With Georgia’s Republican Governor Brian Kemp certifying the election last week, the biggest upset of the 2020 Presidential election was set in place with President-elect Joe Biden’s historic flip of the once reliably red Georgia to blue.
What’s more, both the Georgia Senate races will go into a runoff election in early January with all eyes watching this highly anticipated contest that will determine control of the Senate. In an otherwise poor performance for Democrats in House races, Georgia also saw one the few Democratic flips in the once solid red Georgia’s 7th Congressional District.
After President Trump won Georgia handily by 5 points with over 230,000 more votes than Hillary Clinton in 2016, this year, after a highly anticipated recount, Georgia has certified its election results with Biden securing 12,670 more votes than Trump with a razor-thin margin of 0.25 points. This has made Biden the first Democratic nominee to win Georgia since 1992, which has shattered a red GOP stronghold into a hotly contested swing state.
Signals of Georgia’s battleground candidacy were received in 2016 where despite Hillary Clinton’s decisive loss, she performed startlingly well in the suburbs north of Atlanta. In fact, in Gwinnett County, located northeast of Atlanta, the political trend of the leftward suburban shift was clearly demonstrated where in 2012 it was easily won by Mitt Romney, but just four years later was won by Hillary Clinton with a margin of more than 18,600 votes, and now Biden winning decisively by 18 points with over 75,000 more votes than Trump.
Key drivers of the Atlanta suburban leftward shift are the overall decrease of eligible white voters statewide and the rapid diversification of suburban counties. In a Pew Research study, the share of eligible white Georgian voters statewide fell by 10-percent between 2000 and 2018, with half of that deficit being claimed by a 5-percent increase in Black Georgian eligible voters.
More so, these gains in Black voters have not been concentrated in just the urban areas of Atlanta, but have disseminated out into the suburbs. Seven of the 10 counties with the fastest growing Black voter population in the United States are surrounding Atlanta, including Gwinnett County, with all having an over 4-percent increase in Black voters. Overall, this region has seen a 14-percent rise in the Black voting-age population in the past decade compared to a 3-percent rise in the white vote.
This rapid increase in Black voters is in part credited to a Southern trend coined as a “reversal of the Great Migration,” where Black residents across the country are transplanting to Georgia and other Southern states. Atlanta continues to emerge as a strong job market attracting surges of transplants moving to Georgia, particularly attracting many Black transplants from non-Southern states.
This “Great Reverse Migration” has Black individuals across the United States seeking a warmer climate, more affordable costs of living and reconnection with their roots as the descendants of Black people who fled the South to escape the surge of racial violence during the Reconstruction era.
The power of these dramatic demographic shifts has made Democrats competitive in Georgia due to the loyalty and vigorous grassroots organizing of the Black vote to turnout for Democrats. The Black community, especially Black women, are an incredibly important base for any Democrat, especially as now shown in Georgia’s 2020 election results.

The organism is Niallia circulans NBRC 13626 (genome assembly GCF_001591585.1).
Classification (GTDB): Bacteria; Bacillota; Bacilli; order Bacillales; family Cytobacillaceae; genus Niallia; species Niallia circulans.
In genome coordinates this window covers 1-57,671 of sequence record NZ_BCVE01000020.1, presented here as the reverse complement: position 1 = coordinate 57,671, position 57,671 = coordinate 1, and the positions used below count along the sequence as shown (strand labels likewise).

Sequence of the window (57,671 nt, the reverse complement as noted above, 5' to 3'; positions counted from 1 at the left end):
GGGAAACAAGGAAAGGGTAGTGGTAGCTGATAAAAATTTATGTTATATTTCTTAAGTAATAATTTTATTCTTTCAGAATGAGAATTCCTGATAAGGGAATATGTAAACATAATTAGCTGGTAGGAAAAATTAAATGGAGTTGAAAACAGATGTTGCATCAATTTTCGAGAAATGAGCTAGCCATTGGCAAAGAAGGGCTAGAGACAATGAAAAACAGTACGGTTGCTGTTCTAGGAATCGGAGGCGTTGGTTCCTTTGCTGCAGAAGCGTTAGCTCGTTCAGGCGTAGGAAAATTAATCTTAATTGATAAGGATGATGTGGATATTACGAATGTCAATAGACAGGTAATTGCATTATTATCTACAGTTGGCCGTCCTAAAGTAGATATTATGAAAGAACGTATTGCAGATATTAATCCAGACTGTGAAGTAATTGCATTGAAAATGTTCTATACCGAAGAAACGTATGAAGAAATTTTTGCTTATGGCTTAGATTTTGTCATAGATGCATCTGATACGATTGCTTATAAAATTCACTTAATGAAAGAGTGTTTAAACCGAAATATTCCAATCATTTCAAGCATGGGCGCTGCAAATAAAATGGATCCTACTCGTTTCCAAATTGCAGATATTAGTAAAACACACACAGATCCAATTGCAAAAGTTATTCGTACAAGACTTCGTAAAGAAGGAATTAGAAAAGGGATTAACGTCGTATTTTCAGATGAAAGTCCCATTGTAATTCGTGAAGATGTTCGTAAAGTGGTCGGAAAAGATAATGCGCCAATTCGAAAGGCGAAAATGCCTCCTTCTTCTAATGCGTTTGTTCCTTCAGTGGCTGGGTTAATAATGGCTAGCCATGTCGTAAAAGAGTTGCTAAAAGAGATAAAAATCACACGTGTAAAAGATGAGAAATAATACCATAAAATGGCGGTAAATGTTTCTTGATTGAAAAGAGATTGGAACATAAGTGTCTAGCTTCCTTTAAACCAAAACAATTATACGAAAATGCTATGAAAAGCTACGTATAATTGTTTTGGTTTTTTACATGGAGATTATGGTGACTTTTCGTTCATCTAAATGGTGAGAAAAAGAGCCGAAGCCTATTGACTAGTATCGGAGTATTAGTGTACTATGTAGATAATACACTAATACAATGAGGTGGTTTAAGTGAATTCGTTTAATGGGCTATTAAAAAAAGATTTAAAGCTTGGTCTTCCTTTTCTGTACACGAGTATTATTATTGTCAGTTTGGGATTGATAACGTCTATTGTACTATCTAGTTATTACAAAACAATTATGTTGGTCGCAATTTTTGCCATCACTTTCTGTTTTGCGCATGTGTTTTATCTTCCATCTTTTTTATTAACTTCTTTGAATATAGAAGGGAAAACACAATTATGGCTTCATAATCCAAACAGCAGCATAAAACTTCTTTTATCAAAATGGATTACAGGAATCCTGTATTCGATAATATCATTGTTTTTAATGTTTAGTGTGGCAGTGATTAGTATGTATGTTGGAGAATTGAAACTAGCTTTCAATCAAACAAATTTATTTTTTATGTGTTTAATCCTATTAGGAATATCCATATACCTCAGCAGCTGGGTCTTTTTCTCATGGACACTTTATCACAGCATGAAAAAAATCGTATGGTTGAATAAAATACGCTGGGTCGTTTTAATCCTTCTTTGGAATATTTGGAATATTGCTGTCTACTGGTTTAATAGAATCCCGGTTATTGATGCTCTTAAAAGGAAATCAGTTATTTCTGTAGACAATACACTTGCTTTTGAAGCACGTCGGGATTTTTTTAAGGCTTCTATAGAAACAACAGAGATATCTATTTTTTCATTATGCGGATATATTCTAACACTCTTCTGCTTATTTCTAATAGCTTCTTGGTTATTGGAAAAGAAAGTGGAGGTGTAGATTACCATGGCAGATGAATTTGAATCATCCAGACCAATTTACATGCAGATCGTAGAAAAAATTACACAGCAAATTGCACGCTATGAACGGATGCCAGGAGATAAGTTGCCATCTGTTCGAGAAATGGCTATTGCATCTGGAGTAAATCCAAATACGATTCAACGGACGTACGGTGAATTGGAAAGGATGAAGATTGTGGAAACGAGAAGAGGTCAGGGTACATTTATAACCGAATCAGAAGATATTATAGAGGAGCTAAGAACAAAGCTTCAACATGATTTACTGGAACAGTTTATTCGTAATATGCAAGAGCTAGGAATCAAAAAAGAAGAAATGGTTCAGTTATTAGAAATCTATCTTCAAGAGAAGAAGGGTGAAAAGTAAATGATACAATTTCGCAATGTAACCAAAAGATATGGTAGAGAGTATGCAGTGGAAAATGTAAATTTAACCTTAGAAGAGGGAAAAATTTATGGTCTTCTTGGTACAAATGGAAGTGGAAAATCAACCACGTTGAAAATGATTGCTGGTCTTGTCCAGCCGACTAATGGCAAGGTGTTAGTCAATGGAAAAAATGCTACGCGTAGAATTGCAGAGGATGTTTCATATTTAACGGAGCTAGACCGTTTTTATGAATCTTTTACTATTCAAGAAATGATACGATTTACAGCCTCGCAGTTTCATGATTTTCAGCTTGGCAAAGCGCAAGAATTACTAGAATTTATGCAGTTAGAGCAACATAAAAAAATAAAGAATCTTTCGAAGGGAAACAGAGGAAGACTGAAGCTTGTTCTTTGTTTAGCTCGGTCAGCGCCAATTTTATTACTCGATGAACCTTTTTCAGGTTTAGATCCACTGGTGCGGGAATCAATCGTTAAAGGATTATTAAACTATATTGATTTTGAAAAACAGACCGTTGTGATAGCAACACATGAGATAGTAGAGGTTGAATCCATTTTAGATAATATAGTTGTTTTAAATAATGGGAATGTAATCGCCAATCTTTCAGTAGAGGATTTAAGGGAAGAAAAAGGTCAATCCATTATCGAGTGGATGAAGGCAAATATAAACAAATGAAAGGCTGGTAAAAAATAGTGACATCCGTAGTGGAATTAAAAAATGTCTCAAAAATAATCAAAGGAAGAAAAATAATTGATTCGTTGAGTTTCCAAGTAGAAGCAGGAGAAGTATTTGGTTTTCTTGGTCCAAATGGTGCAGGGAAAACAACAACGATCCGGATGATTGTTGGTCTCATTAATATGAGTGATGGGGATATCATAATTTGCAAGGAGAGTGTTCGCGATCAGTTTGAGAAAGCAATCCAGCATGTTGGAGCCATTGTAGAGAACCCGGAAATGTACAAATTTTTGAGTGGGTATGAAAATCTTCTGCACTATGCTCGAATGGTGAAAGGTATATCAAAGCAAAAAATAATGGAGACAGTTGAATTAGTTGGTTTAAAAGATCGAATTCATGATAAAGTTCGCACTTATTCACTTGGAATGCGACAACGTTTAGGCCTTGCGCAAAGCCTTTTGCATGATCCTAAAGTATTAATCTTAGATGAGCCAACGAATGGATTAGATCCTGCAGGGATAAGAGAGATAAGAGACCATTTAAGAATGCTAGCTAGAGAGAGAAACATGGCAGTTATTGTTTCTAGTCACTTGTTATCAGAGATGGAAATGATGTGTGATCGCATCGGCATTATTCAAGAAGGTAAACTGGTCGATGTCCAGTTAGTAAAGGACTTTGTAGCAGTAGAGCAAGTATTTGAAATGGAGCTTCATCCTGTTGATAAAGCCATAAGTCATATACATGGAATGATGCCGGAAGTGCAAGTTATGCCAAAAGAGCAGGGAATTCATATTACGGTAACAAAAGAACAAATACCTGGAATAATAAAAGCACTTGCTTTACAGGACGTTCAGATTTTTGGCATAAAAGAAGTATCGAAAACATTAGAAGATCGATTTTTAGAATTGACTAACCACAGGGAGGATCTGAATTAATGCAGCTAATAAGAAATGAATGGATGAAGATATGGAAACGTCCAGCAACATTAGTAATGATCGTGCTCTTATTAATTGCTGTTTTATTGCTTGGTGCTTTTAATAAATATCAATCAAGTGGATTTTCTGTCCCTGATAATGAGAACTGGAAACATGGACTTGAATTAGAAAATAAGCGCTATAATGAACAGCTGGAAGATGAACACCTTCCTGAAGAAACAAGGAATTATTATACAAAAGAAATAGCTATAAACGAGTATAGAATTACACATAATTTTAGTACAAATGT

According to CNN exit polls, Biden won 88 percent of the overall Black Georgian vote, and within the Atlanta suburbs, Biden maintained that same degree of overwhelming support with Black suburban voters, helping him carry the Atlanta suburbs by 7 points. In particular, Black women drove his win, supporting Biden by a nearly unanimous 92 percent.
Alongside the overwhelming support for Biden by Black Georgians, the immense levels of grassroots organizing by Black women to boost Black turnout assisted Biden’s road to victory. Voter turnout in Georgia surged to a total of almost five million votes, with an estimated 1.2 million coming from Black voters compared to the four million total Georgian votes in 2016.
Former Georgia Gubernatorial candidate Stacey Abrams and her organization Fair Fight registered more than 800,000 predominantly Black voters, while at the same time, challenging the state’s suppressive laws that purged votes and created long lines at the polls in Black neighborhoods. In addition, LaTosha Brown, co-founder of the grassroots Black Votes Matter Fund, reached out to 500,000 voters with more than two million texts.
Nsé Ufot, founder of the grassroots New Georgia Project, confirms her organization registered 500,000 Georgia voters in the past six years. On top of all the voters registered by direct grassroots organizing, Georgia also instituted automatic voter registration with the issuing of driver’s licenses in 2018, that combined with the grassroots advocacy work, resulted in a reduction of unregistered Georgian voters from 22 percent in 2016 to only 2 percent in 2020.
The 2020 election in Georgia has clearly demonstrated the power of Black voters and the critical importance of Black women in grassroots organizing, which made President-elect Biden’s victory in Georgia possible. Biden could not have won Georgia without the loyalty and high turnout of Black voters, and especially Black women voters. In future contests – especially the Senate runoff election in January – Democrats need to laser-focus on the mobilization of the historic loyalty of Black voters, partnered with grassroots efforts centered around systemic issues afflicting Black communities.
Black votes mattered for Joe Biden in this election, clearly demonstrating that Black votes always have and always will matter for a continuation of Democratic victories in Georgia.